Number of children in care up a quarter in Wales
12:20pm Tuesday 22nd October 2013 in Gwent news
ALMOST 6,000 children in Wales are currently in care, an increase of almost a quarter over the last five years, according to Welsh Government statistics for 2012/13.
As of March 31 this year, 5,743 children were classified as "looked after" in Wales, an increase of 0.3 per cent from last year and a 24 per cent increase over the previous five years.
The majority (4,440) were in foster care placements and 10 per cent of children had three or more placements during the year.
The most common reason for children to enter care in 2012, accounting for 60 per cent of cases, was neglect or abuse, and while overall educational attainment improved over the previous year, only 9 per cent of care leavers aged 16 or over obtained five or more GCSEs at grade A* to C.
Monmouthshire had the joint lowest number of looked-after children in Wales, at 75, compared to a high of 588 in Swansea.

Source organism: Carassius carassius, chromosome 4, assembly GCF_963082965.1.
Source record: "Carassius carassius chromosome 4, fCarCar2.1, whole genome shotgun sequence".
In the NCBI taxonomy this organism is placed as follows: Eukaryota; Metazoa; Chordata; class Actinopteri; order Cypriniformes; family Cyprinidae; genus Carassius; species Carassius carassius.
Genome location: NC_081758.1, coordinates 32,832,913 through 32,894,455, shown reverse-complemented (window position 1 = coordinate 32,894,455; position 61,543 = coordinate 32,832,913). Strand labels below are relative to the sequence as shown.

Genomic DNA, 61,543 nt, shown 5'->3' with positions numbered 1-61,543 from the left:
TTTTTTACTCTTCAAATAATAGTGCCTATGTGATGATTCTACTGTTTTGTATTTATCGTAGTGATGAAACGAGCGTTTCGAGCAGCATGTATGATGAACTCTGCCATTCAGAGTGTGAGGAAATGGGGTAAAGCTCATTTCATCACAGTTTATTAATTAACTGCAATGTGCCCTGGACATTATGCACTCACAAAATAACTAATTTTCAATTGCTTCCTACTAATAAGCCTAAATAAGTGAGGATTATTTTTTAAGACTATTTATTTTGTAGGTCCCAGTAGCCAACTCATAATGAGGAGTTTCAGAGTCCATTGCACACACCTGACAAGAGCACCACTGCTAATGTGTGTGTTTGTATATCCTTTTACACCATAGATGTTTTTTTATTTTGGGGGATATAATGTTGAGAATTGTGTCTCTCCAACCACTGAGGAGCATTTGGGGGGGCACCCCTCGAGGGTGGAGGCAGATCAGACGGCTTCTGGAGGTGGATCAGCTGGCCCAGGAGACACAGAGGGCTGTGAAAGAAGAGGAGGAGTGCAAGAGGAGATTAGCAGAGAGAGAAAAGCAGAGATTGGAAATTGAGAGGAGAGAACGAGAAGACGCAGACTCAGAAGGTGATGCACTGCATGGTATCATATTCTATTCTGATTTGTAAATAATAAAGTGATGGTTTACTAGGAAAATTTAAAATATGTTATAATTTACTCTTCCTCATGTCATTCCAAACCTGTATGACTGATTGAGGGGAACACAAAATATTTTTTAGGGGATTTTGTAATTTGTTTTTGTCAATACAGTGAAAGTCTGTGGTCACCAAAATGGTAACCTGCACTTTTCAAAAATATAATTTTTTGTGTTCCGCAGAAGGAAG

Now, a new study commissioned by the Big Lottery Fund aims to develop new ways of "positively transforming" the life chances of children and young people in care in Wales over the next decade.
Working with experts from Cardiff and Swansea universities, the Children in Wales charity has been announced as the lead partner by the Big Lottery Fund to deliver the study.
From the study, the Big Lottery Fund is asking researchers to develop two options for a potential pilot project worth up to £5 million over 10 years which could dramatically improve the outcomes and associated life chances of children in care in Wales.
The study, to be submitted to the Big Lottery Fund at the end of the year, will gather evidence from across the UK and overseas to understand need and identify effective interventions and support.
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